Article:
Post Date: 08/22/23
The Buffalo AKG Art Museum sits at the Western edge of Delaware Park, the largest in a network of parks design by Frederick Law Olmstead in the late 19th century. This park system was (and in some instances still is) connected by a network of what Olmstead called “parkways.” It is the largest park system that Olmstead designed for any city, and still defines the city’s aspect.
For Olmstead, the park system served several goals. First, it provided urban lungs, where residents could enjoy the fresh air of tree-lined promenades and open spaces throughout the city. Secondarily, since the parks were open to all, it reinforced the mission of democracy by bringing people from different backgrounds and social strata together in a shared public space. Third, in the context of 19th century humanism, it helped not only to improve health, but through contact with the beauty of nature, to enrich the mind and cultivate the spirit, concepts that may seem antiquated today, but still resonate when you walk amidst the tall oaks, maples and elms flush with the fireworks of fall.
Given the cultural mission of the parks system, it is not surprising that the original 1905 Albright Art Gallery would be situated within it. Like the park itself, the gallery’s mission (as with most cultural institutions) was the elevation of the individual through the influence of aesthetics and experience. Also similar to the park on whose edge the institution has resided for over a century, the gallery has functioned as a social condenser, open to all, a public forum for ideas. This social aspect might be gleaned in the overtly Greek revivalist language of the original E.B Green-designed Albright building, complete with caryatids, and perhaps invoking the agora, which served as the dominant public space of ancient Greek culture.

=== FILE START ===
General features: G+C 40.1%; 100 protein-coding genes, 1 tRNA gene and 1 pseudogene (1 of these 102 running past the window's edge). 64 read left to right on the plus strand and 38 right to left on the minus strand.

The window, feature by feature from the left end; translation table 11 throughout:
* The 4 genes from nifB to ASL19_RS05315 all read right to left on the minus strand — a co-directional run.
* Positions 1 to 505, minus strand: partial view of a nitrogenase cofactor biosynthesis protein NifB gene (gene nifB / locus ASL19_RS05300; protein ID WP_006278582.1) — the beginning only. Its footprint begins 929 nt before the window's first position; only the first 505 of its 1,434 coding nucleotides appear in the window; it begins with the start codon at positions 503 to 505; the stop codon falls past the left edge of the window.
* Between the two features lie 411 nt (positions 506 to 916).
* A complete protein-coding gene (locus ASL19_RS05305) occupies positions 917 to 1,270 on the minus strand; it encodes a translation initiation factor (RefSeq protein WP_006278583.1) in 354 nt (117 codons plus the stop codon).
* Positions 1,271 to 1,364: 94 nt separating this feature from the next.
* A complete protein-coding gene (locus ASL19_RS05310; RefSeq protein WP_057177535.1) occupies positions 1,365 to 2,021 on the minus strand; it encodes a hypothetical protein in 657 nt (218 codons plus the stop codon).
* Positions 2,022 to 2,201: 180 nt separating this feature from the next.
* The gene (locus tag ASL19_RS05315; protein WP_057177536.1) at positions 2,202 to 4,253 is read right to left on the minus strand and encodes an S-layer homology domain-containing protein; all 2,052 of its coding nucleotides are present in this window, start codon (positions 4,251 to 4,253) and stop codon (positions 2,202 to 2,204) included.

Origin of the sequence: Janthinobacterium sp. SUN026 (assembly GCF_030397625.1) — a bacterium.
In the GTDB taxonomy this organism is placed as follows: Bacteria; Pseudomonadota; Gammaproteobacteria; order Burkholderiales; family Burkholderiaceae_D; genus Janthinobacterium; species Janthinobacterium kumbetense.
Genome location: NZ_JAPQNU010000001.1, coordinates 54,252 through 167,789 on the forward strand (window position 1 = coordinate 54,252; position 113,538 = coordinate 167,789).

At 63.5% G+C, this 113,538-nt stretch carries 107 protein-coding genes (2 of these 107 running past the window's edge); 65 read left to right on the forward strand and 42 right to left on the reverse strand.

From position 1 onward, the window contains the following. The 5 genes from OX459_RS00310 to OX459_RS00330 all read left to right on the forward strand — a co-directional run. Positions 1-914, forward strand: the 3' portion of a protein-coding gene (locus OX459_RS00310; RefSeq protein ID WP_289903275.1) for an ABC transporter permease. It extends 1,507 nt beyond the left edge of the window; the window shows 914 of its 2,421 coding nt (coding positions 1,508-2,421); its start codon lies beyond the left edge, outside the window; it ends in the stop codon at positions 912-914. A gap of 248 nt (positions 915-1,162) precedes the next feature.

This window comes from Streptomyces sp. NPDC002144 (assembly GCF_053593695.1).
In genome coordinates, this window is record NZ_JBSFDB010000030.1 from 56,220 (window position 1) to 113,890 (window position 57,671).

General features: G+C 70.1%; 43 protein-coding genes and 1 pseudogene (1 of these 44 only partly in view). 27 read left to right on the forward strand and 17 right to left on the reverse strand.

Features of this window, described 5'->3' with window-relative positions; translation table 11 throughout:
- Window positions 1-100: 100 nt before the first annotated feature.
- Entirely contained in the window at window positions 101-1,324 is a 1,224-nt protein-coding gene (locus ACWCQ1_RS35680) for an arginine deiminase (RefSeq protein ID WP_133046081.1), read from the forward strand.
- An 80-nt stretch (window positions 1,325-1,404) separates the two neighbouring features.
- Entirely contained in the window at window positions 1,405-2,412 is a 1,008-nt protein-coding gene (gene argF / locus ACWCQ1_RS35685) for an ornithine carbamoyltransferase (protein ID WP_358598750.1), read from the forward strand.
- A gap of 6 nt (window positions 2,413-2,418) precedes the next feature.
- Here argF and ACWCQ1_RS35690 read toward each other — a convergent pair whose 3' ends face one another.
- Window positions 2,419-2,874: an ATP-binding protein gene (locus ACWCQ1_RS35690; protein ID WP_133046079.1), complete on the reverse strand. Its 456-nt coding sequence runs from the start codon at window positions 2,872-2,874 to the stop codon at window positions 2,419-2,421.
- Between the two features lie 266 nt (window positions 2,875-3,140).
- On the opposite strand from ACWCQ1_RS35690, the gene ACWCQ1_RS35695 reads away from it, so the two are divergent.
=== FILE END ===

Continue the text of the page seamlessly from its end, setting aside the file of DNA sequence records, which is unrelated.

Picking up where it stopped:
Over time, such associations have dwindled, in part due to infrastructural changes around the museum, including the introduction of a large four-lane highway (NY 198), which continues to impact foot-traffic between Delaware Park, Hoyt Lake and Lincoln Parkway. Gordon Bunshaft’s 1962 addition, which provided access to the museum from Elmwood Avenue (on the opposite side of the museum from the park) ultimately resulted in a fissure between the museum and the park, even while outdoor public sculptures and museum adjacent tree-lined walkways gestured towards the previous association. This made the museum feel cut off and coincided with a period of internalization perhaps related to the cultural/historical moment, a time of racial and class conflict during which the city shrunk economically, ceding population to the sprawling suburbs.
The new AKG Art Museum, which incorporates both the 1905 Albright and the 1962 Bunshaft buildings, as well as a new one by Shohei Shigematsu of OMA, reconnects the museum with the park, in a gesture of inclusivity supported by the local community. Entrance is from either side of the museum, into a free open space designed by Olafur Eliasson and Sebastian Behmann called “Common Sky,” which consists of an undulating mirrored tessellated structure that concludes in an internal, off-center and asymmetrical funnel, which can be read either as a vortex, drawing the sky earthward, or as a trunk from which the sky blossoms.